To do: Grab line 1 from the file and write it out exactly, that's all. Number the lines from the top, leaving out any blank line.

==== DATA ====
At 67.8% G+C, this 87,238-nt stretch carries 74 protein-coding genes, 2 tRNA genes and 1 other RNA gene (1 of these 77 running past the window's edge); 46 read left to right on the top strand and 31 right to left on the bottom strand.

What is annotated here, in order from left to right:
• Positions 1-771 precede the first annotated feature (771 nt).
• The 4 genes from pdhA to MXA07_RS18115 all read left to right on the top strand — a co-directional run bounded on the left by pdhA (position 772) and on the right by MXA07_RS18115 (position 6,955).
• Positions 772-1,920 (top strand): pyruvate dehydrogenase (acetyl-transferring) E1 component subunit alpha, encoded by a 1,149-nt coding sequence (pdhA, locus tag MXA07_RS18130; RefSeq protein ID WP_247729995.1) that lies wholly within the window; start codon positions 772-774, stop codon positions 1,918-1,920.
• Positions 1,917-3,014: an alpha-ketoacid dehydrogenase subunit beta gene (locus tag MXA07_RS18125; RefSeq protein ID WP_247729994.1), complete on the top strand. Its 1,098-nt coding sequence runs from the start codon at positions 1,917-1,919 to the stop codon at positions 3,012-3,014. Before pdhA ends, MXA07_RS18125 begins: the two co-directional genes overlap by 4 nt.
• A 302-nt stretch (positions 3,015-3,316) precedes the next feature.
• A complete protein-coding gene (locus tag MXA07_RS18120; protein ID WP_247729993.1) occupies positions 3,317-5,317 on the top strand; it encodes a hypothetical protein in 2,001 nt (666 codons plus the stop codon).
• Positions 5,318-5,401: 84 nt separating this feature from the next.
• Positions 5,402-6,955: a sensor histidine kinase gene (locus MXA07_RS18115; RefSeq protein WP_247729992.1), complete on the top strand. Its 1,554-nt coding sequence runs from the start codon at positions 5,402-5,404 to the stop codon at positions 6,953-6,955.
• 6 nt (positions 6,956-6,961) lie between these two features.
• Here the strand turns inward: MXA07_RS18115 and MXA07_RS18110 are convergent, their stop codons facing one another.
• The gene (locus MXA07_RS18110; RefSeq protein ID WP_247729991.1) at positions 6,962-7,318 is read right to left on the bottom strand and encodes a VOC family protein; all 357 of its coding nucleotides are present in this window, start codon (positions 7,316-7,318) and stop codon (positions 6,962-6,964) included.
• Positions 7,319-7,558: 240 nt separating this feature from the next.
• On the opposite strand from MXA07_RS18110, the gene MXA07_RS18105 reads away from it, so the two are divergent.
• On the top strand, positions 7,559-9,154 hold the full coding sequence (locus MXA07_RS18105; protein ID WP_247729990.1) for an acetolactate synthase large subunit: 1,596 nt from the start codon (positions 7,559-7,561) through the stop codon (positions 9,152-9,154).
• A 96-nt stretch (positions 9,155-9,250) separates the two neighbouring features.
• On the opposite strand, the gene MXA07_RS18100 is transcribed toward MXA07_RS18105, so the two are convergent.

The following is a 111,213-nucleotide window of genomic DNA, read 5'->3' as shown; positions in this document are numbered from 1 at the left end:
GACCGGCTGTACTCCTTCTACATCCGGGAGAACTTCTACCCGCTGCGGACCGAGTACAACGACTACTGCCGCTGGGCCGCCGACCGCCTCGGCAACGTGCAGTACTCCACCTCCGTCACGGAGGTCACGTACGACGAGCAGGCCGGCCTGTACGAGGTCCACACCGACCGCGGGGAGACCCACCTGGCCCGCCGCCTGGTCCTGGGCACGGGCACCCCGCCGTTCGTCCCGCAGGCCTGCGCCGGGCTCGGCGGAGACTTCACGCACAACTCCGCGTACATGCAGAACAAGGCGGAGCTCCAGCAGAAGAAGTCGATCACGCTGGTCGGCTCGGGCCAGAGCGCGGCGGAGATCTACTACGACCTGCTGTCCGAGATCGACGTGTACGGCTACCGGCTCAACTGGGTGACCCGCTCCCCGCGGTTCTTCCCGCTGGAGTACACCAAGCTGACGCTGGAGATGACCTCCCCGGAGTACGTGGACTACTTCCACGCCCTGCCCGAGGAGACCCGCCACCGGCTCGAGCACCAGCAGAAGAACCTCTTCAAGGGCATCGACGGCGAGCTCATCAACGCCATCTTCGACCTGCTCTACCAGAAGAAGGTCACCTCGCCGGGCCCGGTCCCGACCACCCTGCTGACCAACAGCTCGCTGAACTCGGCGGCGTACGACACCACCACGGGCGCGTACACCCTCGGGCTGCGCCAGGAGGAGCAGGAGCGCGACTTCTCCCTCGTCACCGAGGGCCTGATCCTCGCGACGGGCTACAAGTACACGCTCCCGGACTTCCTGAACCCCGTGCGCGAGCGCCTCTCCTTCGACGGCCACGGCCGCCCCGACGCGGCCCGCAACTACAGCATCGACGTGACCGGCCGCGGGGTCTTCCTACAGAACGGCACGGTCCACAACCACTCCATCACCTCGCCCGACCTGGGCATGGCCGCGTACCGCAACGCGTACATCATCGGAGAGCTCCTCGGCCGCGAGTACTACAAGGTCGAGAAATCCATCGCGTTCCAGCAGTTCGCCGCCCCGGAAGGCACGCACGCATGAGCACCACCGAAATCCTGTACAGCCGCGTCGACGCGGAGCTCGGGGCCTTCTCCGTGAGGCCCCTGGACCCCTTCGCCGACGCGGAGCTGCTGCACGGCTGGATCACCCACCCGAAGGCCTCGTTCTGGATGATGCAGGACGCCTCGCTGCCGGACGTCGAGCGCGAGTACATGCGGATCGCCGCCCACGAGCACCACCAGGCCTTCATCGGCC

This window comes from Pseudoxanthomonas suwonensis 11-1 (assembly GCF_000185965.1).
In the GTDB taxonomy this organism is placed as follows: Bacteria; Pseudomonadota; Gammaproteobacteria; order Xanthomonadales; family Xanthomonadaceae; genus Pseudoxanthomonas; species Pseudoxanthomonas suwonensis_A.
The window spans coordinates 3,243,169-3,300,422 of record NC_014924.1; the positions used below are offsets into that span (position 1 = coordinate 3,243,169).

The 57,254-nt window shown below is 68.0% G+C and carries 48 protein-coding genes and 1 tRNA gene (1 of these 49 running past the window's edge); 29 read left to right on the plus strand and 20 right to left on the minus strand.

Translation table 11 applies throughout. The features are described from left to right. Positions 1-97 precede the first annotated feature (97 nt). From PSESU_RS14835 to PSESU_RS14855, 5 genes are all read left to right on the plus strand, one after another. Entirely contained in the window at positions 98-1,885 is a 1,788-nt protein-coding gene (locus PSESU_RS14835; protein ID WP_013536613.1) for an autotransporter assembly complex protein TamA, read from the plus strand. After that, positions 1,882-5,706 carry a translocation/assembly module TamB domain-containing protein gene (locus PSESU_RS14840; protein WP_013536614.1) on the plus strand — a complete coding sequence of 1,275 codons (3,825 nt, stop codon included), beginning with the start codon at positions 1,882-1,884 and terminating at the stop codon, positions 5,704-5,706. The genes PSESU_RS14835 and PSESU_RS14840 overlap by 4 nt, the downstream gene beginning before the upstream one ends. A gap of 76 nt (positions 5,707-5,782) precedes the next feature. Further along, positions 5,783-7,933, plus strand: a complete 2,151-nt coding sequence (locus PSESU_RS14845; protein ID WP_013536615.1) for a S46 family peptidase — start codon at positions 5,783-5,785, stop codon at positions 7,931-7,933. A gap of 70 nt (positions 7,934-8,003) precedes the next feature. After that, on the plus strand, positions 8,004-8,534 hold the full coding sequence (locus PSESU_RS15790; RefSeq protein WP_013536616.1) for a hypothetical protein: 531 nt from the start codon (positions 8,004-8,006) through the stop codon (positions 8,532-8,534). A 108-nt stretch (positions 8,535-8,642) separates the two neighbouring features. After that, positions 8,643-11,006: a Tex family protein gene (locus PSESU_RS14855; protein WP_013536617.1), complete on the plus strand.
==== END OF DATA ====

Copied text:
At 67.8% G+C, this 87,238-nt stretch carries 74 protein-coding genes, 2 tRNA genes and 1 other RNA gene (1 of these 77 running past the window's edge); 46 read left to right on the top strand and 31 right to left on the bottom strand.